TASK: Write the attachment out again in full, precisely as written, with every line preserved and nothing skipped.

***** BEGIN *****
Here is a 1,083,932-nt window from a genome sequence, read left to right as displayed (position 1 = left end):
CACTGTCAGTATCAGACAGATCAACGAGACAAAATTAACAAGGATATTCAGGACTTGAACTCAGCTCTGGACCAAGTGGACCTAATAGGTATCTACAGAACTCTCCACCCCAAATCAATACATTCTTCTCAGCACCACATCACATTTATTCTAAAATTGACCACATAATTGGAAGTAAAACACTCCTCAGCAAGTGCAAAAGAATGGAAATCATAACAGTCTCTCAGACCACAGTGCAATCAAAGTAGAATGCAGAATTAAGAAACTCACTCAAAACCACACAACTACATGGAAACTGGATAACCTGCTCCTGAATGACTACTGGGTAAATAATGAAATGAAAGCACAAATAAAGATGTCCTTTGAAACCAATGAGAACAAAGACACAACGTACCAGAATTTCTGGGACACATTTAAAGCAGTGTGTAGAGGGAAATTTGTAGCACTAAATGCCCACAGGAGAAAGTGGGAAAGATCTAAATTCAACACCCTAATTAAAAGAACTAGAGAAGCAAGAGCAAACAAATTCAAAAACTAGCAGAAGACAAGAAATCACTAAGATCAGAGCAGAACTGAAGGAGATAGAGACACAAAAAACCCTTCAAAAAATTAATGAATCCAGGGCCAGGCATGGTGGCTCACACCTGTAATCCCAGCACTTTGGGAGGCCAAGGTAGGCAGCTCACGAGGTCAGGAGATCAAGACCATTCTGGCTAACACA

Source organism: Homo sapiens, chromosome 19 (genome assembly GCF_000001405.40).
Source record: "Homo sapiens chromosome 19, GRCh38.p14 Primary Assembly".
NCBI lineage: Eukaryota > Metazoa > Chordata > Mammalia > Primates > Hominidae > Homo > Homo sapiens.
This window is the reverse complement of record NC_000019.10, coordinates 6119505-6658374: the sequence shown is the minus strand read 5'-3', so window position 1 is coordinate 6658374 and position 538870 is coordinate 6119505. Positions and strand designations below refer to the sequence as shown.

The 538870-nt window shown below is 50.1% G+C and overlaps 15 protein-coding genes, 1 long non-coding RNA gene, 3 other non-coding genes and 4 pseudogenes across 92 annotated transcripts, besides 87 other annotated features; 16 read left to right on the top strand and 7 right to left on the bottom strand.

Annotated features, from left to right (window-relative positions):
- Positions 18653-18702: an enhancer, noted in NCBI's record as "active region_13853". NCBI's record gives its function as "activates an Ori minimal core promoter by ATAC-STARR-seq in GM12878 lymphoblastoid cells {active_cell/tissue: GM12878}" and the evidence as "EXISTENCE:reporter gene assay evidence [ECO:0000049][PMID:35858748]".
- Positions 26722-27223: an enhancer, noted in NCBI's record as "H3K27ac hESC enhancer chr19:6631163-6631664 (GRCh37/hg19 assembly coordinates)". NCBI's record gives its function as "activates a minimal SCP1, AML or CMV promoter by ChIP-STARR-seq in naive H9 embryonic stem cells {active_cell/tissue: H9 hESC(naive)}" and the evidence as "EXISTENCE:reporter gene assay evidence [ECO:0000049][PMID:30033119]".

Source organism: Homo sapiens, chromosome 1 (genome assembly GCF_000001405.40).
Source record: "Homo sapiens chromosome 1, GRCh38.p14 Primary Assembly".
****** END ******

Here is a 1,083,932-nt window from a genome sequence, read left to right as displayed (position 1 = left end):
CACTGTCAGTATCAGACAGATCAACGAGACAAAATTAACAAGGATATTCAGGACTTGAACTCAGCTCTGGACCAAGTGGACCTAATAGGTATCTACAGAACTCTCCACCCCAAATCAATACATTCTTCTCAGCACCACATCACATTTATTCTAAAATTGACCACATAATTGGAAGTAAAACACTCCTCAGCAAGTGCAAAAGAATGGAAATCATAACAGTCTCTCAGACCACAGTGCAATCAAAGTAGAATGCAGAATTAAGAAACTCACTCAAAACCACACAACTACATGGAAACTGGATAACCTGCTCCTGAATGACTACTGGGTAAATAATGAAATGAAAGCACAAATAAAGATGTCCTTTGAAACCAATGAGAACAAAGACACAACGTACCAGAATTTCTGGGACACATTTAAAGCAGTGTGTAGAGGGAAATTTGTAGCACTAAATGCCCACAGGAGAAAGTGGGAAAGATCTAAATTCAACACCCTAATTAAAAGAACTAGAGAAGCAAGAGCAAACAAATTCAAAAACTAGCAGAAGACAAGAAATCACTAAGATCAGAGCAGAACTGAAGGAGATAGAGACACAAAAAACCCTTCAAAAAATTAATGAATCCAGGGCCAGGCATGGTGGCTCACACCTGTAATCCCAGCACTTTGGGAGGCCAAGGTAGGCAGCTCACGAGGTCAGGAGATCAAGACCATTCTGGCTAACACA

Source organism: Homo sapiens, chromosome 19 (genome assembly GCF_000001405.40).
Source record: "Homo sapiens chromosome 19, GRCh38.p14 Primary Assembly".
NCBI lineage: Eukaryota > Metazoa > Chordata > Mammalia > Primates > Hominidae > Homo > Homo sapiens.
This window is the reverse complement of record NC_000019.10, coordinates 6119505-6658374: the sequence shown is the minus strand read 5'-3', so window position 1 is coordinate 6658374 and position 538870 is coordinate 6119505. Positions and strand designations below refer to the sequence as shown.

The 538870-nt window shown below is 50.1% G+C and overlaps 15 protein-coding genes, 1 long non-coding RNA gene, 3 other non-coding genes and 4 pseudogenes across 92 annotated transcripts, besides 87 other annotated features; 16 read left to right on the top strand and 7 right to left on the bottom strand.

Annotated features, from left to right (window-relative positions):
- Positions 18653-18702: an enhancer, noted in NCBI's record as "active region_13853". NCBI's record gives its function as "activates an Ori minimal core promoter by ATAC-STARR-seq in GM12878 lymphoblastoid cells {active_cell/tissue: GM12878}" and the evidence as "EXISTENCE:reporter gene assay evidence [ECO:0000049][PMID:35858748]".
- Positions 26722-27223: an enhancer, noted in NCBI's record as "H3K27ac hESC enhancer chr19:6631163-6631664 (GRCh37/hg19 assembly coordinates)". NCBI's record gives its function as "activates a minimal SCP1, AML or CMV promoter by ChIP-STARR-seq in naive H9 embryonic stem cells {active_cell/tissue: H9 hESC(naive)}" and the evidence as "EXISTENCE:reporter gene assay evidence [ECO:0000049][PMID:30033119]".

Source organism: Homo sapiens, chromosome 1 (genome assembly GCF_000001405.40).
Source record: "Homo sapiens chromosome 1, GRCh38.p14 Primary Assembly".